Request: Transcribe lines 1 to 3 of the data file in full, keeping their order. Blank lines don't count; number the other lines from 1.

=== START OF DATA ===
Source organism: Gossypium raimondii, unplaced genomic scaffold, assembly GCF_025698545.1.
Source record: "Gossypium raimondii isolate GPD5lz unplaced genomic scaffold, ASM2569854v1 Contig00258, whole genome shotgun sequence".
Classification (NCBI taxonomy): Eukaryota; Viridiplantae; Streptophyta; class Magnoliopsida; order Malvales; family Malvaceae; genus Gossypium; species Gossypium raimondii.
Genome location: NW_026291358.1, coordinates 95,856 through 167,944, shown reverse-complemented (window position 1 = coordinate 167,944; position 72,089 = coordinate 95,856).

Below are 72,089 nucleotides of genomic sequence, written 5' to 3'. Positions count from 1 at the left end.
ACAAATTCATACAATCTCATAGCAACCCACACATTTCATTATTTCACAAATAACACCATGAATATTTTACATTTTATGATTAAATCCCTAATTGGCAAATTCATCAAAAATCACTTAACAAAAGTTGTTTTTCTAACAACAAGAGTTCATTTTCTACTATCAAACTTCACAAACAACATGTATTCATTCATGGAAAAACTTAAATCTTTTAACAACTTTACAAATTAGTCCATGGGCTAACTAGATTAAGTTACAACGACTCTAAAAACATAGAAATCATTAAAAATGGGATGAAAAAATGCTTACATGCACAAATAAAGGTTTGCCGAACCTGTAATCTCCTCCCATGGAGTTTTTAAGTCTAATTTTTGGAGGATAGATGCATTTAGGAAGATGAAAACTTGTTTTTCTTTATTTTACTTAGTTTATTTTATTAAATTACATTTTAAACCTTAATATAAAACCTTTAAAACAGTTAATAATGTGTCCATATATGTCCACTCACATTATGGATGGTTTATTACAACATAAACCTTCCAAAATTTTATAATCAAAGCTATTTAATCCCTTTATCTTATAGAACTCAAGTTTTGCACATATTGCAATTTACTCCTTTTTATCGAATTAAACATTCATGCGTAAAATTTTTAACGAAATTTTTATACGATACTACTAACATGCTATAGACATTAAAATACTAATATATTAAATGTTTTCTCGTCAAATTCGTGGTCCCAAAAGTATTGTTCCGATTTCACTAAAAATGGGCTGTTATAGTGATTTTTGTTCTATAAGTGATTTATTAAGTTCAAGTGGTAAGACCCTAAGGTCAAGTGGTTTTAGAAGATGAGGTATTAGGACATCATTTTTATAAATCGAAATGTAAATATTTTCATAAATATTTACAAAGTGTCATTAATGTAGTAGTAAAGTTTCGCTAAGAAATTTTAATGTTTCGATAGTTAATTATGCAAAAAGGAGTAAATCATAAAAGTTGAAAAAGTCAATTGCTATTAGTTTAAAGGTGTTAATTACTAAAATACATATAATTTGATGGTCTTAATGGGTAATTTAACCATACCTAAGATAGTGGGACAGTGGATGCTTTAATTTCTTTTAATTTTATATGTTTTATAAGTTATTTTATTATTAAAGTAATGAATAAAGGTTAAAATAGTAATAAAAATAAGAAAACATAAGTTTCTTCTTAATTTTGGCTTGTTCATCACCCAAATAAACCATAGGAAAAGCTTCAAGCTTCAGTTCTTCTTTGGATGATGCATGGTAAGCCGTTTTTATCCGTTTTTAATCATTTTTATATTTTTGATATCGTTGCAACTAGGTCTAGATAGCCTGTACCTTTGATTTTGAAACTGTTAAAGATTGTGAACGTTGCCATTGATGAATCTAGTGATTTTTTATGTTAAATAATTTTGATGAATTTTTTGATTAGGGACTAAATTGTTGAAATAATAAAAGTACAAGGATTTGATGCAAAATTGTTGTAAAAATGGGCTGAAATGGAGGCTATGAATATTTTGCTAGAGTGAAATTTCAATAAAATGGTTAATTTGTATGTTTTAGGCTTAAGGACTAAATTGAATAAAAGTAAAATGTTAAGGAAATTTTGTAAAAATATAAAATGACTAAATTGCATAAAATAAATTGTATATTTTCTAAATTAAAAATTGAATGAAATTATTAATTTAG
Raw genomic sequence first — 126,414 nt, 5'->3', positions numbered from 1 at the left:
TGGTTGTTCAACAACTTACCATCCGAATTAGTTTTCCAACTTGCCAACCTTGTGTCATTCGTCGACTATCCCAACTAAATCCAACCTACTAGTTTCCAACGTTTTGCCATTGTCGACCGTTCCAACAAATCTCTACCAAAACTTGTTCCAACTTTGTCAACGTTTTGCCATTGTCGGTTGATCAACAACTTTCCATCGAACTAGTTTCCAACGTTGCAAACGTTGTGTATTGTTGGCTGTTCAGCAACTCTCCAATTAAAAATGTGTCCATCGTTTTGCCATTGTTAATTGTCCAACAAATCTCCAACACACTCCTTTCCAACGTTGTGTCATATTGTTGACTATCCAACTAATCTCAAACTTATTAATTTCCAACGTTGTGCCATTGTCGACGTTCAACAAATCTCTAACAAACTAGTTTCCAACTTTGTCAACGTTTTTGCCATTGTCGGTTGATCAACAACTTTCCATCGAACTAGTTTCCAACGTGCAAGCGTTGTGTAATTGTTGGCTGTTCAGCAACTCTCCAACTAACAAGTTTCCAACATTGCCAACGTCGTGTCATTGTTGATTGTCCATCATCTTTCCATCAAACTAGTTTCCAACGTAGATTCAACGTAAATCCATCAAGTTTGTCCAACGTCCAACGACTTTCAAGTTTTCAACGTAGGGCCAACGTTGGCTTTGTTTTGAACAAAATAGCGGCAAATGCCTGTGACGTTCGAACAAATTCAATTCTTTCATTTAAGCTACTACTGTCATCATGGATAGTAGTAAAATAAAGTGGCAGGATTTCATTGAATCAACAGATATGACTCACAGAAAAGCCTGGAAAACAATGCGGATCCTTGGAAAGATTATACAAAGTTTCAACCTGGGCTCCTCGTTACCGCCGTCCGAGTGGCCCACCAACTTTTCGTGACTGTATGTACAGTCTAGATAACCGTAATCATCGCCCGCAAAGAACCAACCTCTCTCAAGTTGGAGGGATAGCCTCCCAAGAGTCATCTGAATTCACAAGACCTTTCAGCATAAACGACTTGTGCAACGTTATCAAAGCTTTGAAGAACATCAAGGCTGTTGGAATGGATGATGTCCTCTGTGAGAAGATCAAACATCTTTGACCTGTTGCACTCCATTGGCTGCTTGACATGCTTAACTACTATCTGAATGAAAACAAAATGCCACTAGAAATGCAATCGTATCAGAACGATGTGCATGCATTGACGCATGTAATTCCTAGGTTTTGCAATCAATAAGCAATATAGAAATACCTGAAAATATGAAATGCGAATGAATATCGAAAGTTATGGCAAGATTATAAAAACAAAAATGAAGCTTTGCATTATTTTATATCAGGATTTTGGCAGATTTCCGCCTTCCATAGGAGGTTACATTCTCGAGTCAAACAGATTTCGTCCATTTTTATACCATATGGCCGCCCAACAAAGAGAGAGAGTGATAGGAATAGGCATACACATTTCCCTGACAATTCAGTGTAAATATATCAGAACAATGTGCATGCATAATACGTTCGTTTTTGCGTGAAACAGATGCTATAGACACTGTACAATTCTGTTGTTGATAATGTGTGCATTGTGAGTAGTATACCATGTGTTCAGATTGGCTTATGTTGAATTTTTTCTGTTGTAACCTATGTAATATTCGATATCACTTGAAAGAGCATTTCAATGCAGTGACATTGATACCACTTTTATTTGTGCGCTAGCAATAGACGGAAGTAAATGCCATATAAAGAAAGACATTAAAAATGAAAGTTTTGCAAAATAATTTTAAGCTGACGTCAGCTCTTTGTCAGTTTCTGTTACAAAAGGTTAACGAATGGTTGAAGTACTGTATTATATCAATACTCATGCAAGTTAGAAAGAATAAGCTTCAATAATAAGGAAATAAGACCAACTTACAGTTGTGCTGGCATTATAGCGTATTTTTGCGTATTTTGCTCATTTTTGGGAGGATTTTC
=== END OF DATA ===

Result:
Source organism: Gossypium raimondii, unplaced genomic scaffold, assembly GCF_025698545.1.
Source record: "Gossypium raimondii isolate GPD5lz unplaced genomic scaffold, ASM2569854v1 Contig00258, whole genome shotgun sequence".
Classification (NCBI taxonomy): Eukaryota; Viridiplantae; Streptophyta; class Magnoliopsida; order Malvales; family Malvaceae; genus Gossypium; species Gossypium raimondii.